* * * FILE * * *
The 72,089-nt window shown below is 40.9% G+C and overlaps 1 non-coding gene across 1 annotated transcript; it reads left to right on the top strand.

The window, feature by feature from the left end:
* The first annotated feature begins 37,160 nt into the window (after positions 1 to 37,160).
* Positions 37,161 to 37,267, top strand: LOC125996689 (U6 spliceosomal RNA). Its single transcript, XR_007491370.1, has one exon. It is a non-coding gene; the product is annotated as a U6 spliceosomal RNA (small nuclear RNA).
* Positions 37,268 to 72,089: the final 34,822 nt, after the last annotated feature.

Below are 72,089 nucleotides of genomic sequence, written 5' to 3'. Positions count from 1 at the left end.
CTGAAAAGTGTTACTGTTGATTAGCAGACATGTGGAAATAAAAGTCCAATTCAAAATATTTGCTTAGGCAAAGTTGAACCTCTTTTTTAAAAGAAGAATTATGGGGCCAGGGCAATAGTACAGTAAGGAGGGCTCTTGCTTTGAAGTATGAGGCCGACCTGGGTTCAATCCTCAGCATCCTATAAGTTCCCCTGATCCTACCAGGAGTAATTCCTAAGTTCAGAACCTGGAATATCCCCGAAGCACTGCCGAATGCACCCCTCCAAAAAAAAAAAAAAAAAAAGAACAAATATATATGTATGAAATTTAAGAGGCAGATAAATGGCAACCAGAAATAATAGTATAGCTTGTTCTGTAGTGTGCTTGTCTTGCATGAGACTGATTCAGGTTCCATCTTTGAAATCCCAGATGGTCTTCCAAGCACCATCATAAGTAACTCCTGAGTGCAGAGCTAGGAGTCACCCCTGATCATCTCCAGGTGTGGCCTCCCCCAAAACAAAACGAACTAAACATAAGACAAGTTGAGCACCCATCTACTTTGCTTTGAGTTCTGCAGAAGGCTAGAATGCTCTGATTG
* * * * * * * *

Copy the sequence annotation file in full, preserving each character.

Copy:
The 72,089-nt window shown below is 40.9% G+C and overlaps 1 non-coding gene across 1 annotated transcript; it reads left to right on the top strand.

The window, feature by feature from the left end:
* The first annotated feature begins 37,160 nt into the window (after positions 1 to 37,160).
* Positions 37,161 to 37,267, top strand: LOC125996689 (U6 spliceosomal RNA). Its single transcript, XR_007491370.1, has one exon. It is a non-coding gene; the product is annotated as a U6 spliceosomal RNA (small nuclear RNA).
* Positions 37,268 to 72,089: the final 34,822 nt, after the last annotated feature.

Below are 72,089 nucleotides of genomic sequence, written 5' to 3'. Positions count from 1 at the left end.
CTGAAAAGTGTTACTGTTGATTAGCAGACATGTGGAAATAAAAGTCCAATTCAAAATATTTGCTTAGGCAAAGTTGAACCTCTTTTTTAAAAGAAGAATTATGGGGCCAGGGCAATAGTACAGTAAGGAGGGCTCTTGCTTTGAAGTATGAGGCCGACCTGGGTTCAATCCTCAGCATCCTATAAGTTCCCCTGATCCTACCAGGAGTAATTCCTAAGTTCAGAACCTGGAATATCCCCGAAGCACTGCCGAATGCACCCCTCCAAAAAAAAAAAAAAAAAAAGAACAAATATATATGTATGAAATTTAAGAGGCAGATAAATGGCAACCAGAAATAATAGTATAGCTTGTTCTGTAGTGTGCTTGTCTTGCATGAGACTGATTCAGGTTCCATCTTTGAAATCCCAGATGGTCTTCCAAGCACCATCATAAGTAACTCCTGAGTGCAGAGCTAGGAGTCACCCCTGATCATCTCCAGGTGTGGCCTCCCCCAAAACAAAACGAACTAAACATAAGACAAGTTGAGCACCCATCTACTTTGCTTTGAGTTCTGCAGAAGGCTAGAATGCTCTGATTG